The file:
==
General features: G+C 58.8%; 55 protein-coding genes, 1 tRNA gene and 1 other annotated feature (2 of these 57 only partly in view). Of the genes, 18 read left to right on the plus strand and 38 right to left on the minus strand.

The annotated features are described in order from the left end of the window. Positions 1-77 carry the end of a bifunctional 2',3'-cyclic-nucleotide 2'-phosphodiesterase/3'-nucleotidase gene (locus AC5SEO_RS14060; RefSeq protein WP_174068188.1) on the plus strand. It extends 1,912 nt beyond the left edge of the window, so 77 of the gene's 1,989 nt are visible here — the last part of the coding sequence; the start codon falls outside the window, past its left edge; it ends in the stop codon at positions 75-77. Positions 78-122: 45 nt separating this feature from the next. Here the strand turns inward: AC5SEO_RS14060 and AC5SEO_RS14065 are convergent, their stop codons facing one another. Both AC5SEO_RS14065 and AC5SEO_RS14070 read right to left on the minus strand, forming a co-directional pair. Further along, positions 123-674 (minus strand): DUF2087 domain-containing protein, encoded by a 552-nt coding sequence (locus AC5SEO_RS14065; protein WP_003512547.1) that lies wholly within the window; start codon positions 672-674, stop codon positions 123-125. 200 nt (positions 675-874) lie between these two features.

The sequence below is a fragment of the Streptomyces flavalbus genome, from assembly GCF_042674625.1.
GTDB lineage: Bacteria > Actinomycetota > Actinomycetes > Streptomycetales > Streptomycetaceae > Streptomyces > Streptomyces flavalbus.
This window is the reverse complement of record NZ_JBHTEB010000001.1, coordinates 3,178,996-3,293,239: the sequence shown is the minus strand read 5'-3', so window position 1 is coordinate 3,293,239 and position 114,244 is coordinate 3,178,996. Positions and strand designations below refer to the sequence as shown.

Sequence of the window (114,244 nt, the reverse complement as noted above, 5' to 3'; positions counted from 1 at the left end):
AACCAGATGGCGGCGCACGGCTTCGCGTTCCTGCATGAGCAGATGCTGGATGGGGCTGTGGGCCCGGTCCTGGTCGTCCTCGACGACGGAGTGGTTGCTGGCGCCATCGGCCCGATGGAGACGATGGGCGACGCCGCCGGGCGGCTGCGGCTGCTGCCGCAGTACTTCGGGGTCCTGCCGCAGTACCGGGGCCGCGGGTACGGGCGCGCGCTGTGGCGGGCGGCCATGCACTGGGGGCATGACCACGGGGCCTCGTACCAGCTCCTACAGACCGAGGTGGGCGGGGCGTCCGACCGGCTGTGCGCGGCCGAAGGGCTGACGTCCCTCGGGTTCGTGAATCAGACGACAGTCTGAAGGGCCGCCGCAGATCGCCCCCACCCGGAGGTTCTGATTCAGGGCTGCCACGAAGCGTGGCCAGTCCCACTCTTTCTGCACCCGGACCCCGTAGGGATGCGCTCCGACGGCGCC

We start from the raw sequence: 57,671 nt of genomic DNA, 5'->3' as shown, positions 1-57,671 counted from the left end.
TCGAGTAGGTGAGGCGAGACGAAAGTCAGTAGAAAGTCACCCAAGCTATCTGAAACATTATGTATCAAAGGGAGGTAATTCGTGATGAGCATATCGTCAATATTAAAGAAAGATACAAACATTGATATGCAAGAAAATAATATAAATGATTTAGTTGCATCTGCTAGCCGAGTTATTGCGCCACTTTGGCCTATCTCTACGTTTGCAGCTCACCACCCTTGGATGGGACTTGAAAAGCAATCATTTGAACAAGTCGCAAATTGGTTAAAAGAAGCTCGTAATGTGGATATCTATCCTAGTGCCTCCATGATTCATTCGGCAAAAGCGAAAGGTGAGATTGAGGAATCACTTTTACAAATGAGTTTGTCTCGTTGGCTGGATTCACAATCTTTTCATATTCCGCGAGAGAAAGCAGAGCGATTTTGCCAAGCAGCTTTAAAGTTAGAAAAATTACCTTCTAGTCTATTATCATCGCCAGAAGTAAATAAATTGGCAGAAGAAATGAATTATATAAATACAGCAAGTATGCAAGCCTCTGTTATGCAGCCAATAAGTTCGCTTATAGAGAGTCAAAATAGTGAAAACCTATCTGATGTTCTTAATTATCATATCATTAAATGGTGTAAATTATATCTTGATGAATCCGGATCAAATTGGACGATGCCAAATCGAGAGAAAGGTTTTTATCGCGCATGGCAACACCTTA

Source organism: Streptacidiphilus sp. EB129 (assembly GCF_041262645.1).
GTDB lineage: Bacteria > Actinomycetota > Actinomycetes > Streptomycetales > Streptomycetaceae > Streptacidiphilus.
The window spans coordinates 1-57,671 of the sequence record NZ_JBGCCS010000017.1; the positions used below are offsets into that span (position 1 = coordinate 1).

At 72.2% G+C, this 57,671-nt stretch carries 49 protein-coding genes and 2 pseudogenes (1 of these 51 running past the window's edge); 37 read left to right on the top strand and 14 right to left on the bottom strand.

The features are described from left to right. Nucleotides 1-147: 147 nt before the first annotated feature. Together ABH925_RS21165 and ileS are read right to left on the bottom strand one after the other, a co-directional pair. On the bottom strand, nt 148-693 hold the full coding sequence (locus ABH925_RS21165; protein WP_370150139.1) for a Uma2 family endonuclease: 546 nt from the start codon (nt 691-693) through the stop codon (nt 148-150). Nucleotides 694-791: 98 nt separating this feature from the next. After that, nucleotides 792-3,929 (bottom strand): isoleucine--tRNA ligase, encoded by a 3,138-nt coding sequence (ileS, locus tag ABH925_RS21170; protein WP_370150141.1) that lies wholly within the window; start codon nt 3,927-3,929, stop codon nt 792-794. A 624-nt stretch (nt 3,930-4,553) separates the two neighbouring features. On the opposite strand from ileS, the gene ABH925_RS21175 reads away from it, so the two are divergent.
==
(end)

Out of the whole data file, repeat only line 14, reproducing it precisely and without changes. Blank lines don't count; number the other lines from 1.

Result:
The features are described from left to right. Nucleotides 1-147: 147 nt before the first annotated feature. Together ABH925_RS21165 and ileS are read right to left on the bottom strand one after the other, a co-directional pair. On the bottom strand, nt 148-693 hold the full coding sequence (locus ABH925_RS21165; protein WP_370150139.1) for a Uma2 family endonuclease: 546 nt from the start codon (nt 691-693) through the stop codon (nt 148-150). Nucleotides 694-791: 98 nt separating this feature from the next. After that, nucleotides 792-3,929 (bottom strand): isoleucine--tRNA ligase, encoded by a 3,138-nt coding sequence (ileS, locus tag ABH925_RS21170; protein WP_370150141.1) that lies wholly within the window; start codon nt 3,927-3,929, stop codon nt 792-794. A 624-nt stretch (nt 3,930-4,553) separates the two neighbouring features. On the opposite strand from ileS, the gene ABH925_RS21175 reads away from it, so the two are divergent.